Ledaig, 11yo 2005 Single Malts of Scotland
(Distilled 5/6/05, bottled 6/7/16, sherry butt #900161, 564 bottles, 56.8%)
Ledaig is everywhere these days (if someone wants to sell me a cask then *makes phone-me gesture*) and pretty much uniformly superb. It’s funny that I don’t really get on with Tobermory, but the peated spirit that flows from the same stills I find to be exemplary. Most of the casks being bottled are ex-bourbon, but here’s a fairly heavily-sherried one for contrast.
Nose: Big, coastal, peaty with a bit more of an iodine tang than most Ledaigs. Fragrant pipe tobacco, and a sort of dark smouldering quality. Behind that there is a similarly dark fruitiness, with an acidic edge to it – something like pickled Morello cherries perhaps. With a splash of water more sweetness comes out – in fact it’s like poking your nose into an old-fashioned sweetshop.
Taste: Huge, with chunky peat and masses of fruit. I’m imagining some sort of expensive fruit jellies: orange, quince, mango. More smouldering, but this time cedar wood. Liquorice. Carbolic soap. There’s a slightly chalky edge to the sweetness, like Edinburgh Rock.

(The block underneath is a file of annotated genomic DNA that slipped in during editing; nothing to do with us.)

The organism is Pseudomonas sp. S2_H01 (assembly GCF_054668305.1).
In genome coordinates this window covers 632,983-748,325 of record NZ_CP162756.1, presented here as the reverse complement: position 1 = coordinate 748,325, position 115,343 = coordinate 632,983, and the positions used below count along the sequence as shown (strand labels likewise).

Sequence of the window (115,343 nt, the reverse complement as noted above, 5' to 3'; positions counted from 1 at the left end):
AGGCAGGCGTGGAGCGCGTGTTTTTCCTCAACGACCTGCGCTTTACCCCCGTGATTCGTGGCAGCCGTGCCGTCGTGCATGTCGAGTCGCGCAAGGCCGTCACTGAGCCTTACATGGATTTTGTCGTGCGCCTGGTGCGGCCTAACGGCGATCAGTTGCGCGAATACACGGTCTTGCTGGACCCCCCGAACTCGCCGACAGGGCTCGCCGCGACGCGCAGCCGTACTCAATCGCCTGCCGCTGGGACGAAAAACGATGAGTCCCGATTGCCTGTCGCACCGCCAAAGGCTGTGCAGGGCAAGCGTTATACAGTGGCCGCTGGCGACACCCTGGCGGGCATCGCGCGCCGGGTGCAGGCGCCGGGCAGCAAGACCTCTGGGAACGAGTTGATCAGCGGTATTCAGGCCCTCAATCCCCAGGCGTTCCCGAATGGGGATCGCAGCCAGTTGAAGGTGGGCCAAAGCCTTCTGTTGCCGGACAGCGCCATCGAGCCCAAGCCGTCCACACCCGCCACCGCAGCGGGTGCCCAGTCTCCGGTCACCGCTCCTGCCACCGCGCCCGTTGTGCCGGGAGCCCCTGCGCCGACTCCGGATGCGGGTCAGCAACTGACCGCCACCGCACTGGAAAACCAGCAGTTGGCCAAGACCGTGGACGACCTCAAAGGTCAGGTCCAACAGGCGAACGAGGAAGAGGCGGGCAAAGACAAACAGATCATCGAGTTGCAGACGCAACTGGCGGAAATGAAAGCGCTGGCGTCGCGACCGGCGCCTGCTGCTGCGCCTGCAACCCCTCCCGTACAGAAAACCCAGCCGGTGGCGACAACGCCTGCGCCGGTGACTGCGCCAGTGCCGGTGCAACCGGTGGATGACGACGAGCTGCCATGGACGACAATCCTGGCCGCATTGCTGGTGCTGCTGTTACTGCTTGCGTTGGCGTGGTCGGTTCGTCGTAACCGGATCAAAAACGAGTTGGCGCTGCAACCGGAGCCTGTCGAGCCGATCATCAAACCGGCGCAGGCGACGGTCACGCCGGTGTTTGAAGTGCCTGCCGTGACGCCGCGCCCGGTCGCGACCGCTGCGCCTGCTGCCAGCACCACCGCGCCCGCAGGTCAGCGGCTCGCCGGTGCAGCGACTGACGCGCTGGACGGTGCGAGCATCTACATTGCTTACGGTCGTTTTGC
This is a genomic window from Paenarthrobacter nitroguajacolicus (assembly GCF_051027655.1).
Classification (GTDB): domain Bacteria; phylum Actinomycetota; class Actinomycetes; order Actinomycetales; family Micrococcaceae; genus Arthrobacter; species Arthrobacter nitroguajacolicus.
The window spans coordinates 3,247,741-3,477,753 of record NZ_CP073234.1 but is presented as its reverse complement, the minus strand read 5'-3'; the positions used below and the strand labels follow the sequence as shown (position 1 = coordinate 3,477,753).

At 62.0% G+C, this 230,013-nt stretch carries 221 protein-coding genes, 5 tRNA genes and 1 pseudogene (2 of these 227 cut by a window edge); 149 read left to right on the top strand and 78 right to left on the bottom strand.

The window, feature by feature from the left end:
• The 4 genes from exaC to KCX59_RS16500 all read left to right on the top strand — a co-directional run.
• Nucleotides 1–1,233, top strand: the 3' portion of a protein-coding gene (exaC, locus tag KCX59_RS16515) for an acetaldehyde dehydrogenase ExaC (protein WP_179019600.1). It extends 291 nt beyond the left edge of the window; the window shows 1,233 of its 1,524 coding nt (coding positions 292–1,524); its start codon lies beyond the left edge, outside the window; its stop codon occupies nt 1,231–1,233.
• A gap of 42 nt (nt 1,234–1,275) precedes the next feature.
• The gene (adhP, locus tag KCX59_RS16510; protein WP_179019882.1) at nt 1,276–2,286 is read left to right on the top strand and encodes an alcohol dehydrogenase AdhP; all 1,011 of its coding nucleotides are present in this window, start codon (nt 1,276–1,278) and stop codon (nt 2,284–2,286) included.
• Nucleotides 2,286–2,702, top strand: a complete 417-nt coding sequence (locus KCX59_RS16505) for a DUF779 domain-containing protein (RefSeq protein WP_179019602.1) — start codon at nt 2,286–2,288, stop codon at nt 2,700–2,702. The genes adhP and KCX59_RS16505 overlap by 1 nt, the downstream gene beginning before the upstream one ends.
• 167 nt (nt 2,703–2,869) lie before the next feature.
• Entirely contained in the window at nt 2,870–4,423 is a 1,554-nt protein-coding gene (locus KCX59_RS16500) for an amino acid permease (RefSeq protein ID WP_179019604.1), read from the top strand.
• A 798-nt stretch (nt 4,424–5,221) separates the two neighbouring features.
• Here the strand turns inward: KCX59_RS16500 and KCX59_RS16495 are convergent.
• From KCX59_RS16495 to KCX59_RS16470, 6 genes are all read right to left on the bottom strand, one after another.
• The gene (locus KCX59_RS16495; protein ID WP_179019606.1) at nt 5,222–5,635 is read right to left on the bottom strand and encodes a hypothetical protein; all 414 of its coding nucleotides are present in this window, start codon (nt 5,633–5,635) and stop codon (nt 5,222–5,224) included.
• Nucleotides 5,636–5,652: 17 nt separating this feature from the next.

Finish: Sweet and deep and dark. Chocolate with a cherry jelly centre. Stays sweet right to the end, but with a slightly dry pineapple quality and a little bag of spices. Lovely long aftertaste of bonfire, salty treacle toffee and a faint TCP waft.
A massive whisky this, and perfectly drinkable neat assuming you’re of sound health and a robust frame of mind. Consult your family physician if you’re not sure. The sherry is nicely judged, and you still get the blade-like Ledaig spirit showing through, but balanced by prodigious amounts of fruit and smoke. The sweetness is there right through it too. It’s just hugely enjoyable to drink, although not subtle.
But, for those times when you’d like to be figuratively smacked around the chops, it is highly recommended.
(Incidentally, when adding water to this dram it goes incredibly cloudy – not so much the normal Scotch mist as a Scotch peasouper! Presumably all those lovely lipids and oils and fatty acids are playing a part in how big and hefty this whisky is on the palate…)
(Incidentally #2, it took me ages to drag Edinburgh Rock from the crannies of my memory. The taste was utterly distinct and familiar and yet I couldn’t connect it up to the actual real-world object. It’s funny how smell and taste can do that. Very concrete and very abstract simultaneously…)